If you disable in-camera shading correction, then vignetting will be clearly visible at large apertures. But the gradual fall-off in brightness towards the corners of the frame isn’t unattractive, and more likely to help frame your subject than spoil your images. It also disappears on stopping down to f/2.8. If you enable in-camera correction, this vignetting will be processed out of both JPEG and raw files.
You shouldn’t see any colour fringing towards the corners of the frame at small apertures due to lateral chromatic aberration, as by default it’s corrected automatically both in-camera in JPEG files, and via a profile embedded in the raw files’ metadata. When it comes to the harder-to-fix longitudinal chromatic aberration, you’ll see some colour fringing in out-of-focus regions at large apertures. This tends towards magenta in front of the point of focus, and yellow-green behind. But it can usually be suppressed quite effectively with Adobe’s Defringe tool.
That f/1.4 maximum aperture is great for blurring away backgrounds, and transitions to out-of-focus regions are dealt with smoothly. Bokeh is rendered very attractively at large apertures, and it’s only when you stop down to f/4 or smaller that blur circles take on a hard edge, which gives a harsher appearance.
It is, however, important to disable the electronic first curtain shutter when shooting at large apertures in bright light. Otherwise at shutter speeds faster than 1/2000sec, you’ll get truncated blur circles that spoil the bokeh.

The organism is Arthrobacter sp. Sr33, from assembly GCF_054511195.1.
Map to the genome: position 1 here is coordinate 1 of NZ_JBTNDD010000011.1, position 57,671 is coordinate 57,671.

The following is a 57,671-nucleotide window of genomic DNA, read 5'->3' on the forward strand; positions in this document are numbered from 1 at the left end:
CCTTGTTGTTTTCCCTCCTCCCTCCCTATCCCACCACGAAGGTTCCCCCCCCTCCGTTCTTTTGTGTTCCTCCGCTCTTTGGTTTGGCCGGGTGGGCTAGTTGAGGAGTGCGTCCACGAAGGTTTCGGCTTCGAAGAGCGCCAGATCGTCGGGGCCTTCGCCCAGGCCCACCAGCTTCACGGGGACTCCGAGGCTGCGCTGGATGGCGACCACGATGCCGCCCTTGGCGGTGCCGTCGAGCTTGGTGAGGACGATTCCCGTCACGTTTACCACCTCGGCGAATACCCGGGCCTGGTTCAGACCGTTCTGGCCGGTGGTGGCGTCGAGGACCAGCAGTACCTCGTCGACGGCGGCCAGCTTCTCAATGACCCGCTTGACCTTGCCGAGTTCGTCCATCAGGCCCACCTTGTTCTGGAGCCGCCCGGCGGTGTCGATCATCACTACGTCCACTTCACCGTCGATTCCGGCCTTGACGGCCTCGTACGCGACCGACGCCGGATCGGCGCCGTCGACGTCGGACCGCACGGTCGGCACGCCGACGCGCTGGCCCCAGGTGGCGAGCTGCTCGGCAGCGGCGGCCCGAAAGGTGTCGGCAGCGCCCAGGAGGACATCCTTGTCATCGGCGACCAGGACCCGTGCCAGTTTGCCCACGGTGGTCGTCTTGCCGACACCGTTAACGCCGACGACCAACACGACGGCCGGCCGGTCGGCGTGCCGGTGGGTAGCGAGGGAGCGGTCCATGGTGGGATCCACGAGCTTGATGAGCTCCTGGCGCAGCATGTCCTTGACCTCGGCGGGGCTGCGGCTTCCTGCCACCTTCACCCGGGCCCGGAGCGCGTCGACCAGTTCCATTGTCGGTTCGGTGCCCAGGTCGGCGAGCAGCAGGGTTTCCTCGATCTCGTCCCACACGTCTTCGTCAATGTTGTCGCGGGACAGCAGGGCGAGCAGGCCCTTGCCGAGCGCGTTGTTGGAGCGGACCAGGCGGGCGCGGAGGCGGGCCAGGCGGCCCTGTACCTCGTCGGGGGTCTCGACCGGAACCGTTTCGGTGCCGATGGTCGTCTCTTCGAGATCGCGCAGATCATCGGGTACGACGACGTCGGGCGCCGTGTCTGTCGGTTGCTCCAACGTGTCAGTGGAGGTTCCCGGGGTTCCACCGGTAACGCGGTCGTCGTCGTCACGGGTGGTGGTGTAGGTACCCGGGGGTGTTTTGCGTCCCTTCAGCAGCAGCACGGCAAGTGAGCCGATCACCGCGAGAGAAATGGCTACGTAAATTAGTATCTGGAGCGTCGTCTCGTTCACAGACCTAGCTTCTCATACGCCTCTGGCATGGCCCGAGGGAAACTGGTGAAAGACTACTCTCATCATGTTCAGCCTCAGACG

Samyang AF 50mm F1.4 FE II: Our Verdict
When Samyang released its original 50mm F1.4 back in 2016, it counted as a very decent first effort at an autofocus optic. But expectations have changed since then, with lenses now required to provide a good account of themselves on high-resolution sensors while also offering video-friendly characteristics. Judged against this higher bar, the Samyang AF 50mm F1.4 FE II acquits itself well.
By any sensible measure, this is a fine lens. Optically it’s a massive upgrade on its predecessor; in particular, it’s much sharper at large apertures. Yet it’s also smaller and noticeably lighter, while benefiting from useful additional controls and weather-sealed construction. Autofocus is dramatically improved too, being quicker and quieter, with minimal breathing.
Indeed, casting around for points of criticism feels a little churlish. It probably doesn’t focus quite as rapidly as its rivals, and I wouldn’t expect to get the same hit-rate of perfectly sharp shots when using continuous AF with erratically moving subjects. But this is easily forgiven for a lens that’s less than half the price and practically half the weight of its Sony counterpart.
Where the previous optic was perhaps best seen as a good fit for users of 24MP A7 cameras on a budget, the Samyang AF 50mm F1.4 FE II is now entirely at home on the 60MP Alpha 7R IV, and indeed looks like it has more in reserve for higher resolution sensors. For Sony users looking for a fast standard prime, but who are put off by the size, weight and price of its rivals, it’s an excellent choice.